The Brown County History Museum honored 35 area residents to commemorate its 35th anniversary.
In order to honor those who helped preserve history, museum officials recognized 35 residents, including local radio host Bob “Tumbleweed Smith” Lewis and Pat Coursey, who Museum Board Member Nick Ewen said the museum would not exist without his efforts.
“We could not be celebrating a 35th anniversary of the museum, if the museum had never been founded,” Ewen said. “That took the vision of one person … His name is Pat Coursey. Pat is the reason this museum exists. He had the vision from the very beginning. The county built a new, modern jail in 1981 and closed the old, native stone building that housed the jail since 1903. He sat at the magnificent building and knew it should be preserved.”
Coursey, who would later serve on the Brownwood City Council for 21 years, said getting the museum off the ground was not easy. It struggled in its first 10 years, but once he convinced the city council to fund the museum with the city’s hotel-motel tax, which provided it a source of revenue and a means to remain open.
“It has taken the work of a lot of dedicated people. It was a tough go the first 10 years,” Coursey said. “Nobody wanted to give us any money and I had my doubts at the time if we would survive or not. We did and the people that are running it now are doing a great job. The museum looks well established and the biggest thing is the public has faith in it and is willing to give their memorabilia to the museum and that makes it bigger and better.”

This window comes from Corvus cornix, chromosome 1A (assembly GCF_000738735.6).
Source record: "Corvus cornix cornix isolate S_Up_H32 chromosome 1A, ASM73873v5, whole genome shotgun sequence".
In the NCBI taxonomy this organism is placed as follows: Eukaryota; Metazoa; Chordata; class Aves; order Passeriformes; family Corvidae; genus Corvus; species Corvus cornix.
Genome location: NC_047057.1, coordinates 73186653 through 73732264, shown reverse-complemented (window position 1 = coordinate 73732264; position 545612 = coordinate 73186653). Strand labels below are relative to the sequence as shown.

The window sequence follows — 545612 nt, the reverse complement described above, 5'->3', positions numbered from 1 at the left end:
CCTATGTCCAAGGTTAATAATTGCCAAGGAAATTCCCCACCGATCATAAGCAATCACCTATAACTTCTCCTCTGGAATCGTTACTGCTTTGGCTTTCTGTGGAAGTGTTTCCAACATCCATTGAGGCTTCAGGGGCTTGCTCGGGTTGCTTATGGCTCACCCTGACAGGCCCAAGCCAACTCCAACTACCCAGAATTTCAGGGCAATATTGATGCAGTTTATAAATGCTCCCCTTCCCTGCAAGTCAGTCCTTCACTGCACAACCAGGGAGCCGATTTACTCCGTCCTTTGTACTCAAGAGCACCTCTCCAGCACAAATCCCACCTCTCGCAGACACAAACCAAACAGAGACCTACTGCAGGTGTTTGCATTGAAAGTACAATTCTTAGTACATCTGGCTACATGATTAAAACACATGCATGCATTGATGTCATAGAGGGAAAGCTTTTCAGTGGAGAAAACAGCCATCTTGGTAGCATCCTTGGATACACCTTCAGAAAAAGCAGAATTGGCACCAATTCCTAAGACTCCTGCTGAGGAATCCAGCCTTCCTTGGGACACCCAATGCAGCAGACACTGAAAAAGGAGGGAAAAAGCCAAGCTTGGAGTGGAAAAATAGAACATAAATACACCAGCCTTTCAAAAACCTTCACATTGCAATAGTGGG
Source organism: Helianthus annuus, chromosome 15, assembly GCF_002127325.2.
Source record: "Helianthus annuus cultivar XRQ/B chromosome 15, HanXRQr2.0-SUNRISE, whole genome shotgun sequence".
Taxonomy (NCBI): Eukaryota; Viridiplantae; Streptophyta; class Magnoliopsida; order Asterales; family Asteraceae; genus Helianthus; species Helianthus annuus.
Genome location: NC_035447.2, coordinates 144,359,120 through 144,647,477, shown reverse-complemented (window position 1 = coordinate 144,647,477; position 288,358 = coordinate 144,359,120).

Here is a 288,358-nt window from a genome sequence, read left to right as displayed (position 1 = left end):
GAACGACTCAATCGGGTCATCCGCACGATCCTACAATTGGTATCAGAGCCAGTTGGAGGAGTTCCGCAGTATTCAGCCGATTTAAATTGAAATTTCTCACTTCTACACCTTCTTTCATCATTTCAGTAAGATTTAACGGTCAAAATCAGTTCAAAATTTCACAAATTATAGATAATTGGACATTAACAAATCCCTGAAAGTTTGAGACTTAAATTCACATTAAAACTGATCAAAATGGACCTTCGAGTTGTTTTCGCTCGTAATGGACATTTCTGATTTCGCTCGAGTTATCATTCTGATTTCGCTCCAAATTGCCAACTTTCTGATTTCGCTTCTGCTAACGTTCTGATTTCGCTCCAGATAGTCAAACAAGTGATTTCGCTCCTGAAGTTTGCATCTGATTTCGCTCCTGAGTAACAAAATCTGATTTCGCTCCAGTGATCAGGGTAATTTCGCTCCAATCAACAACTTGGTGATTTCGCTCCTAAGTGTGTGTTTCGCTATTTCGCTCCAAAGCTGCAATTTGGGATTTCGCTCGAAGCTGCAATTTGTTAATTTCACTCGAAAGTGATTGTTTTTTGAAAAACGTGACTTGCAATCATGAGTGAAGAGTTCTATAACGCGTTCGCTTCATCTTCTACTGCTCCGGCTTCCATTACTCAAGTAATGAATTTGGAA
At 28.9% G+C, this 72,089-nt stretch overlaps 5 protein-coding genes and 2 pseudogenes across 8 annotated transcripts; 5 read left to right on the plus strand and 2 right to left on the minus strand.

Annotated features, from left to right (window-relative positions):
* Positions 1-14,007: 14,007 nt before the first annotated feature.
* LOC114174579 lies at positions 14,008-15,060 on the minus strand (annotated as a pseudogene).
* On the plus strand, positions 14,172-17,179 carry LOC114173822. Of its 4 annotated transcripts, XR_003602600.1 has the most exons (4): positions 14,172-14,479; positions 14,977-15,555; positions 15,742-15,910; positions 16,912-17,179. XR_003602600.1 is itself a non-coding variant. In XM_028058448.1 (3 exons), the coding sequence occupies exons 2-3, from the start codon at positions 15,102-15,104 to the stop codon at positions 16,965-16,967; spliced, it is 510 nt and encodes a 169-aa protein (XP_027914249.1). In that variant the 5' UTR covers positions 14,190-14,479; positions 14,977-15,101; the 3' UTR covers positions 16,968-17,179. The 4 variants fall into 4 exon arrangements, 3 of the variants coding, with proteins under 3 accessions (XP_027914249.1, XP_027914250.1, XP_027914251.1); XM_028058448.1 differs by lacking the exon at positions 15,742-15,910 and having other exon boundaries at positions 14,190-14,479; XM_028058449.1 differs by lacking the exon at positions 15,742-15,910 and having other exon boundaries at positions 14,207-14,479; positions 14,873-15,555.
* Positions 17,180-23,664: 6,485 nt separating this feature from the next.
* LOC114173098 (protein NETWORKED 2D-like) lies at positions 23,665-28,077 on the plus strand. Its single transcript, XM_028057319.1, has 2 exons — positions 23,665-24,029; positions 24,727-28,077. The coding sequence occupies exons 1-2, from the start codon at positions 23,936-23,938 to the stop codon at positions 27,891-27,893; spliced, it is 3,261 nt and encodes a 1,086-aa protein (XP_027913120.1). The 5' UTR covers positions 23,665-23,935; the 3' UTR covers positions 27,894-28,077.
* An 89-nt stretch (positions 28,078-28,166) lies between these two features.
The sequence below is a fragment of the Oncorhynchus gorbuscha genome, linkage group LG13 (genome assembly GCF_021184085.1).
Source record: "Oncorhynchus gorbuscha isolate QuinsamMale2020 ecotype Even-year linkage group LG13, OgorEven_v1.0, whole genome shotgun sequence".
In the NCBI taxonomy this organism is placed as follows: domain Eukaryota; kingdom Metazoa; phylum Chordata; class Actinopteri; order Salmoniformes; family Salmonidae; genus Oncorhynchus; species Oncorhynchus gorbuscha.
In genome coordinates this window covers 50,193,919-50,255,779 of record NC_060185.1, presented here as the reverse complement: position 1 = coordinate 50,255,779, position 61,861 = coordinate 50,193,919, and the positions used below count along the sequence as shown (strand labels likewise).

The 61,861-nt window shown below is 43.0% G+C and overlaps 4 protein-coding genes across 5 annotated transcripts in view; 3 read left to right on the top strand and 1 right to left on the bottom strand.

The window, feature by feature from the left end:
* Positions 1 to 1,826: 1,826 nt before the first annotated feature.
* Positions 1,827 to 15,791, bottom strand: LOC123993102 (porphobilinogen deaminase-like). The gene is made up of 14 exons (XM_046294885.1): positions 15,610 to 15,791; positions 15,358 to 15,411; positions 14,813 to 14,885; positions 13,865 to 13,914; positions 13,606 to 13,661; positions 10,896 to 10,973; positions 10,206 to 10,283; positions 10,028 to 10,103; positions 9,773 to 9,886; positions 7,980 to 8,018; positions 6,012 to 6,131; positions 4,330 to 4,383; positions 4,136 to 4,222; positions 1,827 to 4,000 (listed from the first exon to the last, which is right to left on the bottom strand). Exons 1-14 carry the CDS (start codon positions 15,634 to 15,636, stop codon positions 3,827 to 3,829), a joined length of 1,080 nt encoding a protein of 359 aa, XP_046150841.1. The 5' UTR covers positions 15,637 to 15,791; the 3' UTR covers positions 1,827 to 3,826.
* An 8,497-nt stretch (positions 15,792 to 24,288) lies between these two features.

Among those honored Tuesday night were various city and county officials as well as dozens of volunteers and members of the media who helped conduct and publicize various exhibits throughout its history. One notable honoree was Tumbleweed Smith, famous for his “The Sounds of Texas” broadcast and its contributions to preserving Brown County history. But before he could take the stage Ewen first recognized an attendee whose name will appear atop the building hundreds occupied Tuesday night.
Ewen recognized Mary Sue Blake while detailing a grant made by an anonymous donor. The donor made the grant as part of a two-phase renovation. The first phase included the recently added murals outside of the museum. Ewen said the grant had two stipulations: the donor remain anonymous and museum officials name the museum after Robert and Mary Sue Blake, who remember driving by Camp Bowie when they first came to Brownwood.
“We wanted to honor them for their long association with Brownwood and their lives here as business owners,” Ewen said. “Our honorees are our special guests and we wanted to honor them as civic supporters or our community. [Mary Sue Blake] and her husband moved here in 1949 and were actually traveling through this area in 1940 and actually saw Camp Bowie when it was being built.”
Ewen announced the building that currently houses much of the exhibits associated with the museum would be renamed the Robert H. and Mary S. Blake Center for History Education. He later announced the museum would soon undergo a renovation that would professionally streamline and modernize the Brown County Museum of History.
“We’re so proud to see the museum grow and the future is bright,” Ewen said. “… There are great things happening. There is such a great story here. Such a wonderful and rich history in Brown County and that is the honor of a museum — to share it with you.”